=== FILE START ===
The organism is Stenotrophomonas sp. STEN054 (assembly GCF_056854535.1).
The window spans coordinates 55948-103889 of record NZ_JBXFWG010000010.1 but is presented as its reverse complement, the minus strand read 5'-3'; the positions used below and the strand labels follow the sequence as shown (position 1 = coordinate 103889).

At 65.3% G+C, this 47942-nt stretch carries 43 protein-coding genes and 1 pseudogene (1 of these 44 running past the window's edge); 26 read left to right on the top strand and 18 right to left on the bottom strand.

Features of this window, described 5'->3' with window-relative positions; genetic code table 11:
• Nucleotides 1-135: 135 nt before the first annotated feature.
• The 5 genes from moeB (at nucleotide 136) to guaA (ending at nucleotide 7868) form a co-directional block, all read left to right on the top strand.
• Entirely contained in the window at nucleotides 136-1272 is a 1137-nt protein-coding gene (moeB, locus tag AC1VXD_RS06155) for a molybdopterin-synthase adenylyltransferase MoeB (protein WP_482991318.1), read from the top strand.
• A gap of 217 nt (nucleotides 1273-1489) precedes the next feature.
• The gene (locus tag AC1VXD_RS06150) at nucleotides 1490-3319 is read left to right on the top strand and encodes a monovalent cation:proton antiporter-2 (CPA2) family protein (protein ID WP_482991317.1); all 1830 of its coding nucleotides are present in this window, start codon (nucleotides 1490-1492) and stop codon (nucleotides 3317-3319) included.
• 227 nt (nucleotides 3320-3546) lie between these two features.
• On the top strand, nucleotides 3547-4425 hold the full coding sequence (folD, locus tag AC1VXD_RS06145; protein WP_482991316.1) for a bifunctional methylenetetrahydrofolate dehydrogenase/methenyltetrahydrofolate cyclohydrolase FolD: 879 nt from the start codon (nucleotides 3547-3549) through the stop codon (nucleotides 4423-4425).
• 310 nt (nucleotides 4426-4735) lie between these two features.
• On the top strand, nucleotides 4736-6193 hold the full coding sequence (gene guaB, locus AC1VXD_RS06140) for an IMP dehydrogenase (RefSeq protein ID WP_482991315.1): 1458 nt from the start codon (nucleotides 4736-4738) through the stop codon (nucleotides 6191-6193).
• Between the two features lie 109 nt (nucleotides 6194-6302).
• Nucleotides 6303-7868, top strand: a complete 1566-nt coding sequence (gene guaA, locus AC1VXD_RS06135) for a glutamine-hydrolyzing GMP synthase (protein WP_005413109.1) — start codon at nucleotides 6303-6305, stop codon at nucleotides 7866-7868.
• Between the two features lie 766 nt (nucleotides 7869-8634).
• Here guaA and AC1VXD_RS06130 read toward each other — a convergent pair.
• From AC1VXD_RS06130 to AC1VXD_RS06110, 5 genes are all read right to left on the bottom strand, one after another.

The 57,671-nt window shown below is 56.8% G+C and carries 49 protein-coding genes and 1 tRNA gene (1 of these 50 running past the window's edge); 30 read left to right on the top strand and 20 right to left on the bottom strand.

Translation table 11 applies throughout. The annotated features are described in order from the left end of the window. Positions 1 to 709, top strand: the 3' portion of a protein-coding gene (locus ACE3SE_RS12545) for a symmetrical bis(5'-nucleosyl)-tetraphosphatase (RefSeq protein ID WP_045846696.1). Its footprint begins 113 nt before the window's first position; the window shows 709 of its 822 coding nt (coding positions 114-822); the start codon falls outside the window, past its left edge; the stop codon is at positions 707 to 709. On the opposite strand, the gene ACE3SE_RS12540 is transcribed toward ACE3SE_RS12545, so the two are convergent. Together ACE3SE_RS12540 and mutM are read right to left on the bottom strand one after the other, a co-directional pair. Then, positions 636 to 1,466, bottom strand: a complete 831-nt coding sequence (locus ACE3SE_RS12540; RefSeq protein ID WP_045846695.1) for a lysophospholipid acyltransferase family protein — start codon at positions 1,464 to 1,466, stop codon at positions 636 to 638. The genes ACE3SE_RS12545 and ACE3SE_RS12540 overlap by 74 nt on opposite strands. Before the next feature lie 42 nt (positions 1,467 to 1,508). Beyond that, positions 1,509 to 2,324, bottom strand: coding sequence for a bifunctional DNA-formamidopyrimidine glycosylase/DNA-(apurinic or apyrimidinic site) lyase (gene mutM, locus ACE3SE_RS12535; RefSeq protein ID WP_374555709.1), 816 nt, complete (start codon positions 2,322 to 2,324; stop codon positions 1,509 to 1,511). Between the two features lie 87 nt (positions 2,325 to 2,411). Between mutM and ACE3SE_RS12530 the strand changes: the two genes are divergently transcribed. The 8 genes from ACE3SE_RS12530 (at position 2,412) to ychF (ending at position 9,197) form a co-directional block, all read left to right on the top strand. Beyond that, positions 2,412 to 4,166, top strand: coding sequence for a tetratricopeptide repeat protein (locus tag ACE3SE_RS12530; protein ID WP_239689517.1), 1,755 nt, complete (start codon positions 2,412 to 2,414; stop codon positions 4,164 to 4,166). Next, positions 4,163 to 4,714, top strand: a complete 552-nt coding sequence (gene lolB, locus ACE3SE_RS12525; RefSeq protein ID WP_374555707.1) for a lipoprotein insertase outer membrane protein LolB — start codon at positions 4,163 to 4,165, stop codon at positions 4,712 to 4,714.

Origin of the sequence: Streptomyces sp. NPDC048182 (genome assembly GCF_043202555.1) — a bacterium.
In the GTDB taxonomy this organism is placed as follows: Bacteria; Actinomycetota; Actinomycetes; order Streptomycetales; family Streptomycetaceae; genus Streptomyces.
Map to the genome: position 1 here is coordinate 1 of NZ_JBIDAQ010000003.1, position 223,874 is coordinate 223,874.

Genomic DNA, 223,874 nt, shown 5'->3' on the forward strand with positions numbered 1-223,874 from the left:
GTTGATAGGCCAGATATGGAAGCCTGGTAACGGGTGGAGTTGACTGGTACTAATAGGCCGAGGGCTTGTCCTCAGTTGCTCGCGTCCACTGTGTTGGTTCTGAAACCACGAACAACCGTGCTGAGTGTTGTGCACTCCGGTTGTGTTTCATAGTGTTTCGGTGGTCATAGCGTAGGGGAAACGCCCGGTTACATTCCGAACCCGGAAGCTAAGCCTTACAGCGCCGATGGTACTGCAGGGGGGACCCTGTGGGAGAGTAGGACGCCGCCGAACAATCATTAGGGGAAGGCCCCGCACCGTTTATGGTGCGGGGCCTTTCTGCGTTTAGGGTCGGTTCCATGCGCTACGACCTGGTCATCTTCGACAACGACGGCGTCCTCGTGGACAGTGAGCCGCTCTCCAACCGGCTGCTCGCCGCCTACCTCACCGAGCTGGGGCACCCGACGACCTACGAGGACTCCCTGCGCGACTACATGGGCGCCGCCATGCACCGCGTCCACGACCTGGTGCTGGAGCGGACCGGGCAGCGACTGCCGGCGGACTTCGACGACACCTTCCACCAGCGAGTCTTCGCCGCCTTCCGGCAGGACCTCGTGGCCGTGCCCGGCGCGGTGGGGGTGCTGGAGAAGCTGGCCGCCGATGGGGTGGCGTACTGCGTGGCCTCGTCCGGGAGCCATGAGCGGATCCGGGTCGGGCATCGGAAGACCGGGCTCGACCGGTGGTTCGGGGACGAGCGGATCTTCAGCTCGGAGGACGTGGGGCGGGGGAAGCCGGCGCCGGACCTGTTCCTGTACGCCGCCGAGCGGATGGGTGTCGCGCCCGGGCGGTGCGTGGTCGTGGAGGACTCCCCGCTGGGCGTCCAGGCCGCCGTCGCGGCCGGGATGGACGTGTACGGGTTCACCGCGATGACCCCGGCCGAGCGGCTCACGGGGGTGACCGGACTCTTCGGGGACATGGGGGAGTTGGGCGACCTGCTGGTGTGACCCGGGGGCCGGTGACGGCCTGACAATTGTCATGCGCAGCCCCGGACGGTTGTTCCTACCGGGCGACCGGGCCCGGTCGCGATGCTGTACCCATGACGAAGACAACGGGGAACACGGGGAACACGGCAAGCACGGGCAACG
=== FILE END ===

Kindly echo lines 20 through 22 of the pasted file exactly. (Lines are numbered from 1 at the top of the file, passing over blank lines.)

Translation table 11 applies throughout. The annotated features are described in order from the left end of the window. Positions 1 to 709, top strand: the 3' portion of a protein-coding gene (locus ACE3SE_RS12545) for a symmetrical bis(5'-nucleosyl)-tetraphosphatase (RefSeq protein ID WP_045846696.1). Its footprint begins 113 nt before the window's first position; the window shows 709 of its 822 coding nt (coding positions 114-822); the start codon falls outside the window, past its left edge; the stop codon is at positions 707 to 709. On the opposite strand, the gene ACE3SE_RS12540 is transcribed toward ACE3SE_RS12545, so the two are convergent. Together ACE3SE_RS12540 and mutM are read right to left on the bottom strand one after the other, a co-directional pair. Then, positions 636 to 1,466, bottom strand: a complete 831-nt coding sequence (locus ACE3SE_RS12540; RefSeq protein ID WP_045846695.1) for a lysophospholipid acyltransferase family protein — start codon at positions 1,464 to 1,466, stop codon at positions 636 to 638. The genes ACE3SE_RS12545 and ACE3SE_RS12540 overlap by 74 nt on opposite strands. Before the next feature lie 42 nt (positions 1,467 to 1,508). Beyond that, positions 1,509 to 2,324, bottom strand: coding sequence for a bifunctional DNA-formamidopyrimidine glycosylase/DNA-(apurinic or apyrimidinic site) lyase (gene mutM, locus ACE3SE_RS12535; RefSeq protein ID WP_374555709.1), 816 nt, complete (start codon positions 2,322 to 2,324; stop codon positions 1,509 to 1,511). Between the two features lie 87 nt (positions 2,325 to 2,411). Between mutM and ACE3SE_RS12530 the strand changes: the two genes are divergently transcribed. The 8 genes from ACE3SE_RS12530 (at position 2,412) to ychF (ending at position 9,197) form a co-directional block, all read left to right on the top strand. Beyond that, positions 2,412 to 4,166, top strand: coding sequence for a tetratricopeptide repeat protein (locus tag ACE3SE_RS12530; protein ID WP_239689517.1), 1,755 nt, complete (start codon positions 2,412 to 2,414; stop codon positions 4,164 to 4,166). Next, positions 4,163 to 4,714, top strand: a complete 552-nt coding sequence (gene lolB, locus ACE3SE_RS12525; RefSeq protein ID WP_374555707.1) for a lipoprotein insertase outer membrane protein LolB — start codon at positions 4,163 to 4,165, stop codon at positions 4,712 to 4,714.

Origin of the sequence: Streptomyces sp. NPDC048182 (genome assembly GCF_043202555.1) — a bacterium.
In the GTDB taxonomy this organism is placed as follows: Bacteria; Actinomycetota; Actinomycetes; order Streptomycetales; family Streptomycetaceae; genus Streptomyces.